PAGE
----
The specific goals of this projects address the need to understand how foodborne bacterial pathogens (Shiga toxin-producing and extraintestinal Escherichia coli (E. coli), Campylobacter jejuni, and Listeria monocytogenes) respond to selected food-production/processing related, and other relevant intrinsic and extrinsic stresses. There is a need to develop E. coli serotype O157:H7 nonantibiotic interventions that do not precipitate the stress-induced release and activation of virulence factor-encoded prophage and transferrable genetic elements. One method is to stimulate existing regulatory pathways that repress bacterial persistence and virulence genes. One such regulatory pathway is regulated through the prophage-encoded transcription factor (TF) PchE that inhibits biofilm formation and attachment to cultured epithelial cells by reducing curli fimbriae expression and increasing flagella expression. To identify pchE regulators that might be used in intervention strategies to reduce environmental persistence or host infections, we performed a computational search of the genome of an E. coli O157:H7 strain for pchE promoter sequences for binding sites used by known TFs. A common site shared by MarA/SoxS/Rob TFs was identified and the typical MarA/Rob inducers, salicylate and decanoate, were tested for biofilm and motility effects. Experiments revealed that sodium salicylate, a proven biofilm inhibitor, but not sodium decanoate, strongly reduced O157:H7 biofilms by a pchE-independent mechanism. Both salicylate and decanoate enhanced O157:H7 motility dependent on pchE using media and incubation temperatures optimum for culturing human epithelial cells. However, induction of pchE by salicylate did not activate the SOS response. MarA/SoxS/Rob inducers provide new potential agents for controlling O157:H7 interactions with the host and its persistence in the environment. As a follow-up to these experiments, we initiated a study profiling the changes in gene expression that occur when an environmentally-adapted serotype E. coli O157:H7 is exposed to sodium salicylate. We will also test the effect of sodium salicylate E. coli O157:H7 attachment and infectivity using cultured mammalians cells. We constructed a two-plasmid system for introducing genes into Campylobacter jejuni (C. jejuni) under the control of a constitutive promoter and then integrating the gene expression portion into the chromosome of a target strain. The first plasmid, the construction plasmid, pBlueKan+cysMPro, allows for easy placement of a gene of interest behind a kanamycin resistance marker gene and a constitutive cysM promoter. The second plasmid, the integration plasmid, pCJR01, possesses a highly conserved sequence of the C. jejuni’s 16S/23S rRNA region, allowing for integration of the cassette into the C. jejuni chromosome. We used non-motile C. jejuni strains, where the genes for the flagellar subunits flaA and flaB had been removed, to test our two-plasmid system for gene expression. We were successful in restoring partial motility to these strains using our system for the integration and expression of the flaA gene alone and the flaA and flaB genes in tandem. The development and application of these genetic tools were reported in a peer-reviewed publication, has resulted in two invention disclosures, and the plasmids are being deposited in a public non-profit plasmid repository so that they can be made available to other researchers. Progress has been made on studies to understand the effect of abiotic (short chain fatty acids; SCFAs) and biotic (Lactobacillus) stresses on Campylobacter jejuni. SCFAs are the product of bacterial fermentation within animal digestive tracts. This includes the digestive tracts of both poultry species grown for food and humans. Additionally, the digestive tracts of poultry are a reservoir for the human pathogens Campylobacter jejuni. Previous research on other food safety relevant bacteria has demonstrated that exposure to SCFAs has the potential for reducing the pathogenic abilities of those organisms. Therefore, environmental exposure to SCFAs and the bacteria that produce the SCFAs have the potential for protecting humans from Campylobacter. Our work this year has demonstrated that the three most common SCFAs found in the human digestive system (butyrate, acetate, and propionate) have a negative effect on the motility and to a lesser degree the biofilm formation of Campylobacter jejuni strains. Additionally, SCFA concentrations producing maximum negative effects on C. jejuni motility as well as the minimum concentrations necessary to produce motility effects in C. jejuni strains have been determined. In addition, co-incubation studies with C. jejuni strains and other bacterial strains isolated from poultry have also been completed to investigate the effect of biotic stresses due to the presence of polymicrobial communities. The non-campylobacter strains isolated from poultry have predominately belonged to the genus Lactobacillus. Through co-culture experiments we learned that the influence that the non-Campylobacter strains of Lactobacillus have on C. jejuni appear to be primarily tied to lactic acid production. Strong producers of lactic acid were found to have a negative effect on C. jejuni survival while bacteria that produce low levels of lactic acid seem to have little or no adverse effects on C. jejuni. Studies have begun on the role of the E. coli O157:H7 RpoS and Rcs regulons in the responses to environmental stresses. We have previously isolated several red variant (RV) mutants of E. coli O157:H7 strain 380-94 (strains RV01-RV13) with varying degrees of enhanced capability of Congo red binding and biofilm development. Limited (targeted) characterization of these mutants using PCR showed that four RV strains carried mutations in the rcs operon and 8 RV strains carried uncharacterized mutations. The regulation of biofilm and stress response are interconnected in E. coli O157:H7; thus, these RV strains will likely have mutations involved in the stress response pathways that enhance their survival under starvation or other stress conditions. This year, whole genome-sequencing (WGS) and targeted sequencing of specific stress genes/operons was undertaken. PacBio whole genome sequencing of the 13 E. coli O157:H7 RV derived from the stress-tolerant parent strain 380-94 is in progress and is expected to be completed by the end of this fiscal year. Analysis of the WGSs will focus on, but not be limited to, the presence/absence/mutations in the transmissible Locus of Stress Tolerance genomic island, prophage locations, stx and other virulence genes, as well as rpoS and rcs regulons. Primers were designed to sequence rpoS and rcs operons, PCR amplification of rpoS genes is completed, and Sanger sequencing of the rpoS PCR products will soon be completed for strain 380-94 and the 13 RV stains. The E. coli O157:H7 RV01-13 strains were tested for the catalase activity as a phenotypic indicator of the RpoS activity. Preliminary stress response tests will commence in the coming months. This year studies of the sanitizer- and stress-induced viable-but-not-culturable (VBNC) state in L. monocytogenes were initiated. Using bleach-treated L. monocytogenes as a model, molecular methodologies for determination of the VBNC status were tested including (1) viability PMA-qPCR (optimized reagent concentration and crosslinking time, tested DNA extraction kits and qPCR reagents and instruments); (2) live/dead staining of bacteria using microscopy and flow cytometer sorting. Additional methods examining cell membrane permeability and redox potential will be evaluated during the remainder of this year. In addition, development, and evaluation of a C. elegans bioassay to evaluate virulence potential of VBNC L. monocytogenes will be initiated during the latter part of this year. Investigations of genome evolution of L. monocytogenes exposed to long-term nutrient-limiting; non-selective stress condition have been initiated. L monocytogenes strains belonging to different serogroups have been collected for this study. Most of the strains have been fully sequenced, but stains for which genome sequences are not available were sequenced this year. Studies to determine the growth rates and capacity for biofilm formation of the L. monocytogenes strains in the collection are currently underway. Studies on the growth and long-term survival under nutrient-limiting conditions, as well as design and construction of strains with elevated mutation rate were also begun.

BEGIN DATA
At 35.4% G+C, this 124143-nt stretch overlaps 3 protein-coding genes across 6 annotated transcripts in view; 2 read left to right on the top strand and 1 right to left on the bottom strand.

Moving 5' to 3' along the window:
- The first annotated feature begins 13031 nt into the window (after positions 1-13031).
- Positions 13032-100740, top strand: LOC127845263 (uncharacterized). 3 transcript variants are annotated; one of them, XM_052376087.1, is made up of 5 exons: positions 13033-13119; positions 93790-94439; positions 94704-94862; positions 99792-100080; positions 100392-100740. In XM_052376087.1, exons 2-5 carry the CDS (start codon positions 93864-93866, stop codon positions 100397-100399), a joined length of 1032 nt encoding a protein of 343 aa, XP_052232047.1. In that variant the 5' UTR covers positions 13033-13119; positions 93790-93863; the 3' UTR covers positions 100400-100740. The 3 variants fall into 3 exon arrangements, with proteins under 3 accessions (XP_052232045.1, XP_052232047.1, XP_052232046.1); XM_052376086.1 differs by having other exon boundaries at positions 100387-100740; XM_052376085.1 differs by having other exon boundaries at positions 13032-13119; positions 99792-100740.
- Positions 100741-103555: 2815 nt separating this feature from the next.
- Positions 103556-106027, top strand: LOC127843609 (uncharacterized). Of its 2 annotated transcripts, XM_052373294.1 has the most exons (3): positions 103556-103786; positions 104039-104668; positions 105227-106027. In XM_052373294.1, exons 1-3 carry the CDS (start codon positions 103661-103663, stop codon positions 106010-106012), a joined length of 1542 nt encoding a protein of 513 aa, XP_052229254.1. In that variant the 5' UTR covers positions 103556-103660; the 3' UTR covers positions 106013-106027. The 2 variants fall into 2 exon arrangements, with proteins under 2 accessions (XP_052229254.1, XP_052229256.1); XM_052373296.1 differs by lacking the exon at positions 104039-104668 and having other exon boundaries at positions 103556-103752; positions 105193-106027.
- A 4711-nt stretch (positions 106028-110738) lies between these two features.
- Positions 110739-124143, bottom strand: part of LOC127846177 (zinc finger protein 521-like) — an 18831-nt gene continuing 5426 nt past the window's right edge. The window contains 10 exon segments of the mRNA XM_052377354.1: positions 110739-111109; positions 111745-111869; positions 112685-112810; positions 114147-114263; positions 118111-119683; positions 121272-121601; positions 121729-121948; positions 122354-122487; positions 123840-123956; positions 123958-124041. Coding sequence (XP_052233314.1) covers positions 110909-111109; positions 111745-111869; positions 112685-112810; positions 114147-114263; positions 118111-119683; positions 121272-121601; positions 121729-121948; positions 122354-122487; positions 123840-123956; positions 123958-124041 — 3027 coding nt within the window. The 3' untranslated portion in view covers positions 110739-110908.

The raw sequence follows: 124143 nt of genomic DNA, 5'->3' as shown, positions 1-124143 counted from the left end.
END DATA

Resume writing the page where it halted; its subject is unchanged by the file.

1. A Natural Antimicrobial Against L. Monocytogenes Derived from Olive Leaves. Foodborne pathogenic bacteria, including Listeria monocytogenes are a serious public health concern. Antimicrobial agents can be used to control the proliferation of L. monocytogenes and other foodborne pathogens, and consumers favor more natural antimicrobial agents to control pathogens in food. Olive leaf extract (OLE), derived from leaves of olive trees, has been used in traditional medicine for its health benefits, and it has potential application as a natural antimicrobial agent used as a food additive or incorporated into food packaging materials. However, mechanisms that contribute to the inhibition of growth of L. monocytogenes by OLE are unknown. ARS scientists in Wyndmoor, Pennsylvania studied gene expression of L. monocytogenes when exposed to OLE, revealing several potential antimicrobial targets. Information from this study indicates that OLE has the potential to be used as a natural antimicrobial to control foodborne pathogens in food and the food environment. In addition, the minimal inhibitory concentration (MIC), which is the lowest concentration of an antimicrobial agent that prevents growth of a bacterium, was determined for OLE against L. monocytogenes. Determining the MIC of OLE will reduce the cost of application and avoid undesirable changes in taste with use of high amounts of OLE. Knowledge of an effective and adequate MIC value is critical for the viable and broad applications of OLE by the food industry to control pathogens.
2. New Genetic Tools for Gene Expression in Campylobacter. According to the CDC the foodborne bacterium Campylobacter is the most common bacterial cause of diarrheal illness in the United States, leading to over 1.5 million illness each year. Despite its prominence and years of research, certain genetic tools needed to study this important pathogen are still lacking. ARS scientist in Wyndmoor, Pennsylvania developed two new genetic tools to accomplish the cloning and expression of exogenous genes in Campylobacter jejuni. The first tool makes the genes active and links them with a marker that is easily followed within C. jejuni. The second tool moves the activated gene and marker into the bacteria’s chromosome. The effectiveness of these tools was demonstrated by restoring C. jejuni’s motility to a strain of the bacterium in which necessary genes were deleted. The development and application of these genetic tools was reported in a peer reveiwed journal, has resulted in two invention disclosures, and they will be deposited in a public non-profit plasmid repository so that they can be made available to other researchers. The tools will help identify genes essential for Campylobacter virulence and persistence in foods, allowing us and others to develop interventions against this human pathogen.